Six months into the crisis, many of the multi-million dollar facilities constructed to accommodate the expected flood of critically ill patients have been shuttered (some having never been used). Nonetheless, many citizens seem to be thoroughly convinced that the extreme measures which continue to be implemented worldwide—even in places where much of the populace depends on tourism to survive—suffice to demonstrate that the danger is real. Just as in the case of war, the harsher the means being used, the more fervently the people paying those in charge to do whatever they decide to do come to believe. What is the alternative? To accept that one was completely and utterly duped? There is a lot of conspiracy mongering going on, no doubt an effort to understand the massive, concerted, global apparatus erected to combat a disease less dangerous to most people than is the seasonal flu. Conspiracy theories have swept in to fill the epistemological void because, some are convinced, there must be some reason, some agenda, some plan (“Plandemic”) devised by a cabal of evil and mercenary geniuses (think Dick Cheney, the consummate war entrepreneur) who stand to profit and gain control of the ignorant masses at the same time. Otherwise none of this makes any sense.
Certainly there are agents involved (Bill Gates, Anthony Fauci, the CEOs of pharma firms, et al.) who have self-interested financial motives to create, produce, and distribute 9 billion doses of a vaccine. Suppose, further, that COVID-19 mutates, making it impossible for a person’s natural immune system to provide protection for more than a few months at a time. What if, like the common flu, COVID-19 presents new variants each year, and governments decide (as some have hinted) to require everyone everywhere to line up not only for flu shots but also the latest and greatest COVID-19 vaccine? As improbable as that may sound, the State of Massachusetts decreed in August 2020 (amidst a flurry of new “emergency laws”) that all schoolchildren and university students (both undergraduate and graduate) are now required to have seasonal flu vaccinations, despite the fact that the CDC itself reports an efficacy rate of 19% for the 2019 vaccine (the five-year range is from 19% to 48%). Imagine, then, that this requirement were expanded to include a jab for flu and a jab for COVID-19 for everyone. That would obviously be the biggest Big Pharma coup of them all—far surpassing the medicalization of ordinary troubles to which human beings have always been susceptible and which, since the U.S. launch of Prozac in early 1988, have been increasingly addressed through the popping of psychotropic pills. The lockdowns alone are likely to cause a huge surge in patients seeking a bit of help from their doctors to allay anxiety and stress in this ever-more uncertain world, where it has become nearly impossible to make any long-term plans involving anything beyond the perimeters of one’s own home. Or tent.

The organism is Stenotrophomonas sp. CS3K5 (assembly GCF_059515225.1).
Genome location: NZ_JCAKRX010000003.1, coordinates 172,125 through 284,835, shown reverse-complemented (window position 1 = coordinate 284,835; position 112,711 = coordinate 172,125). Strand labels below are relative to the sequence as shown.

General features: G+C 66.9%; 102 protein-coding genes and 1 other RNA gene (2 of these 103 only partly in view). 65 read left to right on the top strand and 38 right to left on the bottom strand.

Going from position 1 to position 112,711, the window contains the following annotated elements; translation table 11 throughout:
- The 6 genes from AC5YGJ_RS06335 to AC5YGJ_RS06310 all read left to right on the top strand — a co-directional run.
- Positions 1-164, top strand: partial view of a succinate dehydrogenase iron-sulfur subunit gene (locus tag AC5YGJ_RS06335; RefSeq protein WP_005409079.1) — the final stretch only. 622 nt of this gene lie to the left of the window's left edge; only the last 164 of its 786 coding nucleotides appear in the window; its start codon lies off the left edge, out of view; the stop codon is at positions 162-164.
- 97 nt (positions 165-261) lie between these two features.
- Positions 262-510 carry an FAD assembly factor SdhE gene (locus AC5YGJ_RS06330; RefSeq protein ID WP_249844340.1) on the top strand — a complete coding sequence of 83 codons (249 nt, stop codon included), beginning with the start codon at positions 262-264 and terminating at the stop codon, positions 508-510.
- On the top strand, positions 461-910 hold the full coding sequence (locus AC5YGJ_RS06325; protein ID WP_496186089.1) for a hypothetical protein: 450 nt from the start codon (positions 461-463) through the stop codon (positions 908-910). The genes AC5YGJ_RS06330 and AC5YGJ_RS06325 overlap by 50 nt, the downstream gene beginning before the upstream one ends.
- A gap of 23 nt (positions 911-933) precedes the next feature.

The reason why conspiracy theories are flourishing is not only that people have too much time on their hands and nowhere to go. The truth is that the experts do not agree. Some maintain that shielding children from all germs will make it difficult for them to develop hardy immune systems; others deny that this is the case. Do lockdowns help, or do they not? (See: Sweden and South Dakota.) Is herd immunity possible, or is it not? If it is not, then why would anyone hold out hope for a safe and effective vaccine to be developed, tested, produced and distributed before the virus, of its own accord, turns into something else or runs out of steam? Does anyone truly believe that the virus is going to exhaust its source of elderly and infirm targets and then mutate, in an unprecedented display of viral intelligence, so as to be able to target toddlers? In a climate of fear stoked over many months, The Evil Enemy comes to seem much bigger and more powerful than it is.